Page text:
Why assumptions rarely help transitions

 In Transition & Decisions, Travel Mindset, Work & career

The other day I got talking with a friend of mine about assumptions that people make in the workplace. These assumptions can cause massive challenges in projects and collaborations, especially if they are not communicated in a clear (and timely) way. Often it means a lot of wasted energy and time for some (or all!) people involved. 

So how does this impact career transitions or relocations? Because the same is true for these! By definition an assumption is “a thing that is accepted as true or as certain to happen, without proof“. We all make assumptions about things on a regular basis, so the thing to look for here is proof. Is it accurate/true or not?

Remember, we need to filter information, especially when working our way through a big change, but we can’t be lazy. To base something largely on an assumptions basically means you did not have the time/energy/inspiration/responsibility to go out and look for information if this was true or not. 

Last week I wrote about culture shock and this is one of many things that can be avoided by doing some research on those top 5 things you assume about the new country. So how then do you catch yourself with those silly assumptions and make that change as easy as possible?

  1. Communicate your assumptions both with yourself and others. Start with yourself and write down some of your assumptions around what’s coming up. Do a list, mindmap or anything else that’s useful to map what you’re thinking and feeling. Secondly, even if you have thought about something, does not mean that your family, team at work or friend knows that’s what you’ve been thinking. Bring up constructive conversations and ask questions to clarify things before it becomes an issue.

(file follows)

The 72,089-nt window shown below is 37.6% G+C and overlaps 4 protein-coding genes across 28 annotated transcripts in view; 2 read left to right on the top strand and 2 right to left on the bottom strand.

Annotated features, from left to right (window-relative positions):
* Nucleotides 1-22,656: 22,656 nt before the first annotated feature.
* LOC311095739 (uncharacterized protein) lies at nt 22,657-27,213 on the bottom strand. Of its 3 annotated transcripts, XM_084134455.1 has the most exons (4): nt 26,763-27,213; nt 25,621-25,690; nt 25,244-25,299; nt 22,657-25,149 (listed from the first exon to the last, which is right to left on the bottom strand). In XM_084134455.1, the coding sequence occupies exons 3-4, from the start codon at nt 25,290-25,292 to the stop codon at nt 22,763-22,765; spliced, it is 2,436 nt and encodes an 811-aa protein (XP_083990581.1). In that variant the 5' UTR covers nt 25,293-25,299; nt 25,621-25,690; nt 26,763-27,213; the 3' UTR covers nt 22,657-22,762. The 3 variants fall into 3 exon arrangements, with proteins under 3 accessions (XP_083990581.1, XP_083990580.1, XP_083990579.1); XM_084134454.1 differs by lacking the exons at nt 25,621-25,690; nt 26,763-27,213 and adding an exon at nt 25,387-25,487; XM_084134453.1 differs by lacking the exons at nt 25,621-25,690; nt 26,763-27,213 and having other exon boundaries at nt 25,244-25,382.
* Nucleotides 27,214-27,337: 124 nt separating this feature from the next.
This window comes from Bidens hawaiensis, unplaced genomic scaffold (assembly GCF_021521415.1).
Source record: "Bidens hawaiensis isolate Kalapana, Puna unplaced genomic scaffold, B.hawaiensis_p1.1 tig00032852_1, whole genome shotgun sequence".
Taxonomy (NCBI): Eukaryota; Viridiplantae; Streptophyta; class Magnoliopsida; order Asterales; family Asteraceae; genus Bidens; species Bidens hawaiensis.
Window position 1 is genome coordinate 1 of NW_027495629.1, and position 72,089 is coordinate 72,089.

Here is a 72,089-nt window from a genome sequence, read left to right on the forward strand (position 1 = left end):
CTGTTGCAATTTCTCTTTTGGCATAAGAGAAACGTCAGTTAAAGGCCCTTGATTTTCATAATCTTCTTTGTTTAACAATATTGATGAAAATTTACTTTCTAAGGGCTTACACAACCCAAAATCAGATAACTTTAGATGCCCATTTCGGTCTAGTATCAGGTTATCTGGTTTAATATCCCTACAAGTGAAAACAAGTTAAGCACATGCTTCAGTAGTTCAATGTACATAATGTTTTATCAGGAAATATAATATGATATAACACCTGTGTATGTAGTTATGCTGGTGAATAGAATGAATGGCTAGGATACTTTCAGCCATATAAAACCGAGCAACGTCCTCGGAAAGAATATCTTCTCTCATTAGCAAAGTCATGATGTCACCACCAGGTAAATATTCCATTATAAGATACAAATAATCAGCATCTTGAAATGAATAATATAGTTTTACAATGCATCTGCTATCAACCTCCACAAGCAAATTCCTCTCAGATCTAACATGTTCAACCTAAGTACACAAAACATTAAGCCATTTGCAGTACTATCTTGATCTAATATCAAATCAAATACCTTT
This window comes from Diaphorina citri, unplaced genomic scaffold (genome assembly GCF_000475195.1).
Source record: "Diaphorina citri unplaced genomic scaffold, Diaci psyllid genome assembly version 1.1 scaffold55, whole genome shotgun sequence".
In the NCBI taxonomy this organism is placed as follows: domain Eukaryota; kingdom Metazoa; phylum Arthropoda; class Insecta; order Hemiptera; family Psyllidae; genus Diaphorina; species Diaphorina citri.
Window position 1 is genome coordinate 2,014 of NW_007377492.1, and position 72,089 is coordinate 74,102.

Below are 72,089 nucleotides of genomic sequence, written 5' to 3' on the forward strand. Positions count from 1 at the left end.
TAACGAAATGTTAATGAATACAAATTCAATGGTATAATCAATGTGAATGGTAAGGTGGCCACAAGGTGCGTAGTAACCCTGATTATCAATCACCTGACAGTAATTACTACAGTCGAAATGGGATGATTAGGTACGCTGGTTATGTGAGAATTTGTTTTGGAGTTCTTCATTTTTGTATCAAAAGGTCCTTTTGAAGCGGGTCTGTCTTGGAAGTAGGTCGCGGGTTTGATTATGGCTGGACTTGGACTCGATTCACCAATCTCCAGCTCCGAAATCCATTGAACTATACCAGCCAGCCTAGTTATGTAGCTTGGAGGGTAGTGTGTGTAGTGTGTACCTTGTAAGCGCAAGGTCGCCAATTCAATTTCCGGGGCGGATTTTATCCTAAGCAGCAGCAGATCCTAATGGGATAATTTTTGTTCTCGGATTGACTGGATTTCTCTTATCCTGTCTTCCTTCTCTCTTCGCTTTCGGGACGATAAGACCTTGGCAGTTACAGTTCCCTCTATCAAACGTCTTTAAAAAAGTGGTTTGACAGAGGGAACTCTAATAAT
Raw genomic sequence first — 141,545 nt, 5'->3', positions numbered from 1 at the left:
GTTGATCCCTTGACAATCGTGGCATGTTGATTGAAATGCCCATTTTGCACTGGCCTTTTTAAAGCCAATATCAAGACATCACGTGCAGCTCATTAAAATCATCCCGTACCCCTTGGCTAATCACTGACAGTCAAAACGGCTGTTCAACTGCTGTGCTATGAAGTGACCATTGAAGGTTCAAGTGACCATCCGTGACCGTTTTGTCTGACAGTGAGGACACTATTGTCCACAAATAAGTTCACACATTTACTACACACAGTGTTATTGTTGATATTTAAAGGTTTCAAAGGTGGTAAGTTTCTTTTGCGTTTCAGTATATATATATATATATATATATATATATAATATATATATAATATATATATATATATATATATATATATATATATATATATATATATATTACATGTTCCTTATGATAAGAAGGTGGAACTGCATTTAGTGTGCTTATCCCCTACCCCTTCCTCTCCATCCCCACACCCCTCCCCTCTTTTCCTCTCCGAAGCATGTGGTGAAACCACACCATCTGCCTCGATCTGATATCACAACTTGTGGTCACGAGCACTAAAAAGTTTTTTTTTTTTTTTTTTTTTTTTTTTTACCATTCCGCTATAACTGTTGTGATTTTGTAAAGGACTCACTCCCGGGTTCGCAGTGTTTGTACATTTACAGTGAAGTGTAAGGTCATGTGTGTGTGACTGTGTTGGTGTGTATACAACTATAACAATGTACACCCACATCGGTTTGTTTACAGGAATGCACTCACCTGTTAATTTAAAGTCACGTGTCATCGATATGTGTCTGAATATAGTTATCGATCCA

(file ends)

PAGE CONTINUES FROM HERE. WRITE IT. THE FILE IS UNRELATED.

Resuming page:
2. Understand the slight difference between expectation and assumption. An expectation is defined as “a strong belief that something will happen or be the case“. This can naturally be based on ‘gut feeling’, researched facts or anything in between. It’s fine to have expectations as long as you do yourself the favour to communicate properly with the right people around it. For example, if you have an expectation that there will be a promotion opportunity for you at work in the next 6 months, there is a range of discussions and activities you can engage with (both direct and indirect) to get more information if this expectation is likely to become reality. 
  3. Feedback is the breakfast of champions. It can be hard to go our there and look for facts or information, because lets face it: so many things are open for individual interpretation. You might also feel like there is a chance others will judge you because you’re asking ‘obvious questions’. It’s quite simple – the more conversations you engage in, the more different views you’ll be exposed to. You don’t need to take on the view of everyone else, but this will help you see something from more angles and increase your understanding. 
  4. Dare to set the agenda. Sometimes you need to seek information or input and sometimes you simply just need to take action based on what you currently know and put yourself out there. Even if you risk ‘getting it wrong’, it’s sometimes valuable to be bold and introduce products, ideas or conversations from your perspective. As long as you accept that your assumptions and world views might not be shared by everyone else and invite like-minded  people to collaborate further, you’re a lot more likely to move forward, compared to those who ‘stay in the lab’ forever. 

What are your thoughts around assumptions and how have you handled them during times of change? 

PS: If you have not checked out our YouTube channel, we have lots of free videos on a range of topics available there!

 

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